A Pandemic Note

photo looking down into a kitchen sink

A Pandemic Note by Sharon Houk

So Arlene gets into the back of the ambulance yelling, “I left you a note.” And off she goes in her orange fuzzy slippers and pink housecoat with a full-blown case of Covid-19.

I didn’t see any note. And anyway, this was the first time she had spoken to me in two weeks. Look, after thirty-three years of marriage, you stop feeling like talking to one another. It hadn’t helped that at the beginning of the pandemic we attempted to both work from home at same small kitchen table. After three days, I was fed up. She wanted her stuff everywhere. I wanted my coffee cup on the table. She had a rule: no coffee cups on the “desk.” I said that it wasn’t a desk. She said it wasn’t a table. It was a table. It was categorically a table. And I was trying to handle business. She was blathering. I needed space. She had two monitors and a printer. Her phone was ringing off the hook. How could I think straight? After a week, I moved into the living room onto a series of tray tables. I had my laptop balanced on one, my papers on another, my binders on another, and my office supplies on another. It looked as if my office desk had come home to play “train.”

“Roote’s Pest Control, Arlene speaking. How may I help you?” I heard this refrain all day long while I was trying to work. “Roote’s Pest Control.” “Roote’s Pest Control.”

The dinners she cooked were completely uninspiring. The cleaning was barely competent. And because I was home, she was constantly nagging at me: fix the toilet – it doesn’t help if you jiggle the hook, close up the hole by the attic window, get the leaves out of the gutter, and so on. It was a never-ending flood of reasons why I didn’t measure up. Well, Earth to Arlene: I don’t measure up. I’m not ever going to measure up. I’m not ever going to be what you want me to be and I refuse to live the rest of my life as a sad shadow of myself. If a pandemic tells you anything, it’s that you’d better be happy now because tomorrow is not promised. So I decided that as soon as this pandemic was over, I was getting a divorce.

And then she up and got sick. I think she knew she was sick long before she let on. All I know is that suddenly, one night, she couldn’t breathe and was whisked off to the hospital.

“I left you a note,” she yelled as she left.

Arlene landed right in the ICU on a ventilator. Just like that. Just like that I couldn’t find anything in the house.

I found the first note inside the dishwasher:

Dear Ray,

The dishwasher doesn’t work. It last worked in 1986. The dishwashing soap is in the cabinet under the sink. Don’t worry. You can do it. Don’t touch my pink rubber gloves.


The next note was in the mailbox:

Dear Ray,

Your mother’s birthday is next week. She might enjoy a card. The stamps are in the drawer under the microwave. Also, the water bill is high because the toilet is running.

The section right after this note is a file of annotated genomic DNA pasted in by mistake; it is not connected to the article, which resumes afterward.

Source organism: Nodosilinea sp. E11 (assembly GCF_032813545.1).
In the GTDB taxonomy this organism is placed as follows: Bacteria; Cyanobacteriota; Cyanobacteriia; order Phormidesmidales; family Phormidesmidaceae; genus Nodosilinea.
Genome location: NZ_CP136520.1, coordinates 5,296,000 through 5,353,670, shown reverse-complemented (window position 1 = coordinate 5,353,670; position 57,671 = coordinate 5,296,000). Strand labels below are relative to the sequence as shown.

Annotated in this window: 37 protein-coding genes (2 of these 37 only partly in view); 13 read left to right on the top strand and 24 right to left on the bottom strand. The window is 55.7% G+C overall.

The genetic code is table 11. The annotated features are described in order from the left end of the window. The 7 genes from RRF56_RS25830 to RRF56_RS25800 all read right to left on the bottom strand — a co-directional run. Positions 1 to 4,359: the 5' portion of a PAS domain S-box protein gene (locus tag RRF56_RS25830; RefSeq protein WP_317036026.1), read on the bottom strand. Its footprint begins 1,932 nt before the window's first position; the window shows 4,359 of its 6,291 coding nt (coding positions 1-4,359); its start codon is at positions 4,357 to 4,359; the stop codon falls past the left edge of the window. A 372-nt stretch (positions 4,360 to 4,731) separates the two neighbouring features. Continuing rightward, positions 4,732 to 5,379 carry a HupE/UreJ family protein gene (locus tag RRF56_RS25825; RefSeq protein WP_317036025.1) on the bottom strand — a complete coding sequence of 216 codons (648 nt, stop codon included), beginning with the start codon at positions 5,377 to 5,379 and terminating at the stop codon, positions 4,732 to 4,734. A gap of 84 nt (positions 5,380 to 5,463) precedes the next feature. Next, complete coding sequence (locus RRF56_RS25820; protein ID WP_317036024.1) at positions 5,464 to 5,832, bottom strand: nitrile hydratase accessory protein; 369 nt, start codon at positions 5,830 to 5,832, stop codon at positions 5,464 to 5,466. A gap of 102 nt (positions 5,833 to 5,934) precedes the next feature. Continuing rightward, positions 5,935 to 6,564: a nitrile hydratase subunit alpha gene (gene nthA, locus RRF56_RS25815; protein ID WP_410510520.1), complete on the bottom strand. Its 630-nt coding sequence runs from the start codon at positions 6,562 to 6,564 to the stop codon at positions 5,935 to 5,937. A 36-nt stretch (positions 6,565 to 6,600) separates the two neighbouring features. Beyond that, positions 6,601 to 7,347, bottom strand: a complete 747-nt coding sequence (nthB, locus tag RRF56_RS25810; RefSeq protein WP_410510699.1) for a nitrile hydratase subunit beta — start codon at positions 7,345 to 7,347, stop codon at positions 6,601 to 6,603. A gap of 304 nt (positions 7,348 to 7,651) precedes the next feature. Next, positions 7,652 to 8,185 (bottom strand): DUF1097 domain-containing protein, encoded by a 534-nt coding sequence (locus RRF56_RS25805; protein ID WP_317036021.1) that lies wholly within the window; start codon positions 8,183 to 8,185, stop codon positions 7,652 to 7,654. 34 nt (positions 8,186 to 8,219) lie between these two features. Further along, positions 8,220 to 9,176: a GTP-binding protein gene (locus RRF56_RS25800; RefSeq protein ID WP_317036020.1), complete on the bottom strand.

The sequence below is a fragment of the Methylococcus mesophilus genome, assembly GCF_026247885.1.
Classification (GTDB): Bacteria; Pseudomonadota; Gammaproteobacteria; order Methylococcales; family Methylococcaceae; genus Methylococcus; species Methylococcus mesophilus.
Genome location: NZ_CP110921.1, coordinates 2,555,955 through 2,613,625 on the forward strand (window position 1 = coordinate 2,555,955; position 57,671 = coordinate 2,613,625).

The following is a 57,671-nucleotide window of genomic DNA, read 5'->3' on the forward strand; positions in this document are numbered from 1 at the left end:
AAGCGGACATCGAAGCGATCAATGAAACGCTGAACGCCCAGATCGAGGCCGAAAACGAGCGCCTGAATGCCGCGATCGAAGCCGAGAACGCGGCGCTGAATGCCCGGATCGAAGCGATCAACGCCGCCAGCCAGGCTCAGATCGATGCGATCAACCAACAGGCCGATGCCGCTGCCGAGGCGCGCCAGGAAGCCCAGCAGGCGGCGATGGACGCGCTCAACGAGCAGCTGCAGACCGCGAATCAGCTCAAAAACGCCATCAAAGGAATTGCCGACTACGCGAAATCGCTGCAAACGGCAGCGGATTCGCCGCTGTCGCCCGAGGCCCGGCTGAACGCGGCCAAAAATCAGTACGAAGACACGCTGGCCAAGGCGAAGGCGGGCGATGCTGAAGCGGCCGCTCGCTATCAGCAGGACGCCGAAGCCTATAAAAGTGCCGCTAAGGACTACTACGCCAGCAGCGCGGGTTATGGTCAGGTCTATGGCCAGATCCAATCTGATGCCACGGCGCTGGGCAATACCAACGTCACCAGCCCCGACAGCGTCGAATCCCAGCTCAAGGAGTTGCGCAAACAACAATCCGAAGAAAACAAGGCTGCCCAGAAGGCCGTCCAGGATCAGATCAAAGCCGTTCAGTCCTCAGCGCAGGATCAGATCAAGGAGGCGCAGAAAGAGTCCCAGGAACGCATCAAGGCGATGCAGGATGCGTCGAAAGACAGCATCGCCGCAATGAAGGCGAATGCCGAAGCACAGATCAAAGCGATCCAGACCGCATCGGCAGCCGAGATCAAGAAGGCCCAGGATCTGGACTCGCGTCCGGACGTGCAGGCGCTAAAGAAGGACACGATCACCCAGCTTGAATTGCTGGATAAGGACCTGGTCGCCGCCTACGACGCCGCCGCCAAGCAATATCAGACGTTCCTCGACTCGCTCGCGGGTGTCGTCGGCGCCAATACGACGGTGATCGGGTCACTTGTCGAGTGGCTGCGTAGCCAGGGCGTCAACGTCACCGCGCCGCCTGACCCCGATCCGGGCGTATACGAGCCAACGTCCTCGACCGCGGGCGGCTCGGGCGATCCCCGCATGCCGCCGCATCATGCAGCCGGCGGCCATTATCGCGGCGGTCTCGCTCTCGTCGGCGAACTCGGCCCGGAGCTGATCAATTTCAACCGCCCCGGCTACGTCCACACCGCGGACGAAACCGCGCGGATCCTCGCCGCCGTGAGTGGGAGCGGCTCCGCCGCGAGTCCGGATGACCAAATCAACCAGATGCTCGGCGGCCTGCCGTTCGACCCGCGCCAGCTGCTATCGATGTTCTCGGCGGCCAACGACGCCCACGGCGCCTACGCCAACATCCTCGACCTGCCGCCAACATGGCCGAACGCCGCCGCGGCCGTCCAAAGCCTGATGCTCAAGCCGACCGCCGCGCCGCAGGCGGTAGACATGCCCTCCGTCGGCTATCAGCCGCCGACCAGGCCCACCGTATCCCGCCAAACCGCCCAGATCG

Then on the inside of the attic door:

Dear Ray,

The noise is raccoons. Fix. The. Hole.


In the freezer:

Dear Ray,

Sucks to be you. Buy a cookbook.


Taped to the mop handle in the basement after a series of hard rains:

Dear Ray,

Please don’t fall trying to clean the gutters. Pay someone.


In the laundry basket:

Dear Ray,

If you wash your red shirt in warm water, all your underpants will turn pink. Also: pull knob to turn on; push knob to turn off.


Taped to the hose outside:

Dear Ray,

Plants are people.



In the fuse box:

Dear Ray,

Second down on the left. Don’t run both window air conditioners at the same time.


In my winter hat in the closet, not because it was cold outside, but because I was looking for notes:

Dearest Ray,

If you find this note, I think that means I didn’t make it. I’m so sorry, Ray. You know what I’ve never told you? I’ve never told you how much I respect you. I’ve always respected the work that you do. You work so hard. And when times were tough, you always figured out a way to keep us going. And I respect the man that you are. Everyone in the neighborhood knows they can count on you. It’s just that things got odd between us. I don’t know what happened. But here’s what will never change: I respect you as a man and as a husband. Thanks for being my partner all these strange wonderful and woeful years.

We were a pair, weren’t we?

Be free, my friend,


And under her pillow:

I miss you, too.

As odd things happen during a pandemic, I took my own turn in the ICU at the same time Arlene got well enough to come home. Arlene is at home fine. I'm in the ICU, but they tell me that my case is not so serious. I need a bit of oxygen and a bit of watching over. I left Arlene a note taped to the kitchen table:

Dear Arlene,

I got us a new dishwasher. Sent Mom a card. Evicted the raccoons. Ordered takeout. Fell off the ladder. Just kidding. Paid Palmer’s to clean gutters. Am wearing pink underpants – proudly. Have been hot. Love and miss you. Plants are people. Oh, and also, I didn’t fix the toilet. It’s old. It’s impossible. It’s persnickety. I’m sorry. You’ll have to jiggle the hook.

Love you always,


While in the ICU, I got a note from Arlene:

Dear R.,

Thanks for the dishwasher. The previous one was rather old and impossible, if I care to admit it. I’m sorry. And about the toilet, no problem. I’ll be glad to jiggle the hook.



originally published in the Joliet Herald-News LocalLit Covid Chronicles, October, 2020


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